HORSES IN WAR
I BELIEVE THAT EVERY SOLDIER WHO HAS ANYTHING TO DO WITH HORSE OR MULE HAS COME TO LOVE THEM FOR WHAT THEY ARE AND THE GRAND WORK THEY HAVE DONE, AND ARE DOING IN AND OUT OF THE DEATH ZONES. Captain Sidney Galtrey, Autumn 1918
My Favorite Painting "GOOD-BYE OLD MAN"
I found this story in the New York Times for September 15, 1918,an article written by a Blue Cross worker on the Western Front during World War 1. It has nothing to do with any Schuylkill County soldier, but I am sure many of the men who were in the ammunition trains of our various regiments, like the 103rd Engineers would have felt the same way about their horses. It also reminds me of my favorite of all paintings; a painting entitled “Good-Bye Old Man” . It was painted by Fortunio Matania famous artist who painted and made drawings of World War 1 scenes. It depicts a soldier's love and sympathy for his injured, even dying, horse. It is a haunting and emotional picture of a sad goodbye. The image was a bestseller and first shown in the magazine “Sphere”, because it illustrated the real distress that soldiers faced when their loyal horses were wounded and killed.
I was very fortunate to have owned a horse. And for 15 years used him in various living history programs depicting a member of the 5th U. S. cavalry, Company C. He was a wonderful horse and a great companion that I shared many a hot and tiring march with. Though we were never in a battle and witnessed the horrors of the campaigns, he made me realize how hard it was to be a member of the U.S. Cavalry and the responsibility of taking care of a horse in the field. We went on many, many rides, some over 7 days long. I really miss him. By the way his name was “Savage”.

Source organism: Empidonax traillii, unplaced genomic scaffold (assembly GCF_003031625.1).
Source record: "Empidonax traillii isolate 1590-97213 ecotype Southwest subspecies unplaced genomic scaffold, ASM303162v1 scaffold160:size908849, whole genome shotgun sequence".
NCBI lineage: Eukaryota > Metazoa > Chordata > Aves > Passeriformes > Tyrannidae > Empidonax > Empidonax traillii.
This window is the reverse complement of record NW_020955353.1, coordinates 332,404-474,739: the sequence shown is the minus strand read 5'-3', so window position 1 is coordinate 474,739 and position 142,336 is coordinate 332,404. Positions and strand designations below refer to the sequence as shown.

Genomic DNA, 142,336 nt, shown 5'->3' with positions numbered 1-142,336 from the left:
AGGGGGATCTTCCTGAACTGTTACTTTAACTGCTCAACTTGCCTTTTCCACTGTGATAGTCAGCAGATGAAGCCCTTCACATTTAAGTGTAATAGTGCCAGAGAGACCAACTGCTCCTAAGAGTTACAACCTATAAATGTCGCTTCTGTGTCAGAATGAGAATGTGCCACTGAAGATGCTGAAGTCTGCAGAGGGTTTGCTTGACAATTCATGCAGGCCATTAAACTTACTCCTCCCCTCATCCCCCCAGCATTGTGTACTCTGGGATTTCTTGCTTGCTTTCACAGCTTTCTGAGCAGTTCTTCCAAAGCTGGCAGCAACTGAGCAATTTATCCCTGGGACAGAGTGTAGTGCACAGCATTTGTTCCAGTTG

The Blue Cross was set up to assist animals during the Balkan War. Animals were to be helped in future conflicts, including the first (1914-1918) and second (1939-1945) world wars.
THE HORSE IN WAR
Early in the retreat from Mons a shell crashed right into the midst of the section with which I was moving. Our gun was wrecked and the driver in front was blown to bits. As I mounted a fresh horse I turned and saw my other two horses struggling and kicking on the ground to free themselves, but was unable to go back and help them. My feelings were indescribable. A French Chasseur dashed up and cut the traces, and although their driver was a long way off, the horses galloped after him, and followed him for four days. They were not needed, but they kept their places in the line liked trained soldiers.
After every engagement at the front rider less horses are always rounded up and brought in. Often they are found near their dead masters, or following other riders. It was one of the Coldstream Guards who told how, after the fierce fighting at Loos, a horse was seen standing between the firing lines. For two whole days he remained there, when some of our men crawled out and found him he was standing by the dead body of his rider, the horse himself unharmed. It was with difficulty he was induced to leave the spot, and only by blindfolding him could he be persuaded to leave his dead master and return to the British Lines.